New material for hydrogen storage confines this clean yet troublesome fuel

Scientists from China, Russia, Japan, and Italy have discovered a material for chemical storage of hydrogen that can “soak up” four times as much of this gas as the current best contenders (Figure 1).

Hydrogen (H) is expected to play a major role in the future low-carbon economy. It can be produced renewably and consumed to generate electricity or heat via fuel cells or combustion. Finding efficient ways to confine hydrogen is crucial for integrating this promising fuel into the sustainable economy of the future. With proper storage technology, hydrogen could one day replace natural gas in high-temperature industrial processes, and serve for balancing supply and demand on the power grid. The study came out in Advanced Energy Materials.

A major problem preventing the widespread use of hydrogen power is the lack of safe, sustainable, and economical technology for storing this light, reactive, hard-to-contain, and explosive gas. To accumulate and transport hydrogen in gas cylinders, tubes, cryogenic tanks, and pipelines, it can be compressed or liquefied. But such processing is very expensive. The compression and refrigeration involved expend the equivalent of about 20-40 % of the total energy ultimately provided by the hydrogen — a very high penalty. And even then, it still packs only about half as much energy per unit volume as natural gas — compressed or liquefied.

“The alternative is chemical storage,” says one of the lead authors of the study, Dr. Dmitrii Semenok. “Certain materials, for example Mg-Ni and Zr-V alloys, can store hydrogen in the voids between the metal atoms that make up the crystal structure. Such accumulators provide relatively dense and safe storage and release hydrogen fairly quickly upon demand if heated. However, there is a relatively hard limit on how much hydrogen you can put into those materials: about two H atoms per one metal atom. And that is the chief figure of merit.”

“The compounds we synthesized — cesium heptahydride CsH7 and rubidium nonahydride RbH9 — pack as many as seven and nine hydrogen atoms, respectively, per metal atom. The proportion of hydrogen atoms in these compounds is one of the highest among all known hydrides, twice as high as in methane CH4,” Dmitrii added.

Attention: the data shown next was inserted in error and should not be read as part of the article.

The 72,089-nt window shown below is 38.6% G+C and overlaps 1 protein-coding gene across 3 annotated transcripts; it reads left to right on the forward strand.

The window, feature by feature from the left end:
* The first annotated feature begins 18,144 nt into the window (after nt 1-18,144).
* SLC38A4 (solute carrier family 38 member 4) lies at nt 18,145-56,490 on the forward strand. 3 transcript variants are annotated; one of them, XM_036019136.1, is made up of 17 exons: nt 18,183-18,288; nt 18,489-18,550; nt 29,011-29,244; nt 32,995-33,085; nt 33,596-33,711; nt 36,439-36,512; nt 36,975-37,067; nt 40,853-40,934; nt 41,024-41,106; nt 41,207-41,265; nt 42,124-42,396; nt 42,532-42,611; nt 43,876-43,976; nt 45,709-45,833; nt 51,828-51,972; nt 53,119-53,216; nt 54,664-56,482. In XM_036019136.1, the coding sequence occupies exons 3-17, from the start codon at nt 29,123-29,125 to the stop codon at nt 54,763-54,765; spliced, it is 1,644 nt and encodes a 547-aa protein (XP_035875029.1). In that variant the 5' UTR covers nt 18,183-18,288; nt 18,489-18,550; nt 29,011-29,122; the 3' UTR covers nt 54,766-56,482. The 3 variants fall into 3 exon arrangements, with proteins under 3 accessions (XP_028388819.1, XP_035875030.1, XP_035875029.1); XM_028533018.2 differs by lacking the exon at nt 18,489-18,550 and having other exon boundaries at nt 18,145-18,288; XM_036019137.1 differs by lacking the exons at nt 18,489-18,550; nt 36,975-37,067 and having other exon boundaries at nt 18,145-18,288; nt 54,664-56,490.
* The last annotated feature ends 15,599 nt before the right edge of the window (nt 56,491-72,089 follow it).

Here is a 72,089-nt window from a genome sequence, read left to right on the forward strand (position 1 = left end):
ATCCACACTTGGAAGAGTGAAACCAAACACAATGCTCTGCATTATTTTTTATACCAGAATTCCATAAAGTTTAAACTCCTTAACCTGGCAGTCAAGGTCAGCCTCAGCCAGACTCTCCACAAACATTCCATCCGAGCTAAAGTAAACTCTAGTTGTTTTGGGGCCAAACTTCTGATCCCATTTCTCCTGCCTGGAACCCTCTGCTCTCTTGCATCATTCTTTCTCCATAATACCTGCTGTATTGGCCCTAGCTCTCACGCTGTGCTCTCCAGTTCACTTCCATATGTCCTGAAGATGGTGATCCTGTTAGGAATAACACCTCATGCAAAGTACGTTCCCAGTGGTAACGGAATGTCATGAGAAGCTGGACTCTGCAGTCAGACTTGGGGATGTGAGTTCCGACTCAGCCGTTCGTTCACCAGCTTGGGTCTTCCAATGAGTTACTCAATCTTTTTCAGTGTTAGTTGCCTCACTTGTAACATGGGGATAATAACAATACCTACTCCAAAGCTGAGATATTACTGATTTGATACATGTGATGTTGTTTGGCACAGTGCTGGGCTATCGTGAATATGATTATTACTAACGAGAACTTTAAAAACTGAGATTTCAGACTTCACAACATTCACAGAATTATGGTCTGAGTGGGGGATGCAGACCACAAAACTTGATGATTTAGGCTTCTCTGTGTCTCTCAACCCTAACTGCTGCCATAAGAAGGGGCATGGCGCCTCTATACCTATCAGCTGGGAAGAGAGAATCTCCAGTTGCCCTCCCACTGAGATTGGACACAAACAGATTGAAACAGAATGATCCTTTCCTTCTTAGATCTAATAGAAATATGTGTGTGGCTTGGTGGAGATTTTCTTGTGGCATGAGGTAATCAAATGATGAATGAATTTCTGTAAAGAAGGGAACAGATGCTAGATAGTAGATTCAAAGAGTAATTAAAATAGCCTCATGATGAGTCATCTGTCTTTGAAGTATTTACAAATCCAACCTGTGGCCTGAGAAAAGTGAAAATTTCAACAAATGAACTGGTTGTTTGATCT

The first author of the study, Dr. Di Zhou, explained the details of the experiment: “We react the hydrogen-rich powder of ammonia borane (NH3BH3) with either cesium or rubidium. This produces salts known as amidoboranes. Heat decomposes those salts into cesium or rubidium monohydrides and lots of hydrogen. Since the experiment is run in a diamond anvil cell under pressure of 100,000 atmospheres, the extra hydrogen is forced into the crystal lattice voids, forming cesium heptahydride and rubidium nonahydride — the latter, in two distinct crystal lattice modifications.” X-ray diffraction studies of the polyhydrides in diamond anvil cells were carried out at the Xpress beamline of Elettra, and were complemented by Raman, and reflection/transmission spectroscopy.

Figure 1 of the top-story by D. Zhou et al., from Advanced Energy Materials (2024).

Figure 1: Sketch depicting the general concept of this work: “raisins” of heavy cesium and rubidium atoms located in the hydrogen “pie” of the polyhydrides CsH17, CsH7 and RbH9, whose structures are shown on the right

According to the researchers, cesium and rubidium are “predestined for this,” because of how large their atoms are, resulting in bigger voids in the crystal structure for hydrogen to occupy. The formation of the compounds agrees with the predictions of both the team’s simulations and the calculations based on fundamental physical laws. The team now intends to repeat the experiment using large-scale hydraulic presses at a lower pressure — about 10,000 atmospheres — to obtain larger amounts of cesium and rubidium polyhydrides and verify that once synthesized, these compounds remain stable even at atmospheric pressure, unlike the other polyhydrides known to date.

This research was conducted by the following research team:

Di Zhou1, Dmitrii Semenok1, Michele Galasso2, Frederico Gil Alabarse3, Denis Sannikov4, Ivan A. Troyan5, Yuki Nakamoto6, Katsuya Shimizu6, and Artem R. Oganov4
1 Center for High Pressure Science & Technology Advanced Research, Beijing, China.
2 Institute of Solid-State Physics, University of Latvia, Latvia.
3 Elettra-Sincrotrone Trieste S.C.p.A., Trieste, Italy.
4 Skolkovo Institute of Science and Technology, Moscow, Russia.
5 A.V. Shubnikov Institute of Crystallography of the Kurchatov Complex of Crystallography and Photonics (KKKiF), Moscow, Russia.
6 KYOKUGEN, Graduate School of Engineering Science, Osaka University, Osaka, Japan.

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The authors thank Nicolas Posunko () for the help with writing of this text.


 D. Zhou, D. Semenok, M. Galasso, F. G. Alabarse, D. Sannikov, I. A. Troyan, Y. Nakamoto, K. Shimizu, A. R. Oganov, “Raisins in a Hydrogen Pie: Ultrastable Cesium and Rubidium Polyhydrides”, Adv. Energy Mater. 2400077 (2024); DOI: 10.1002/aenm.202400077

Last Updated on Tuesday, 07 May 2024 13:40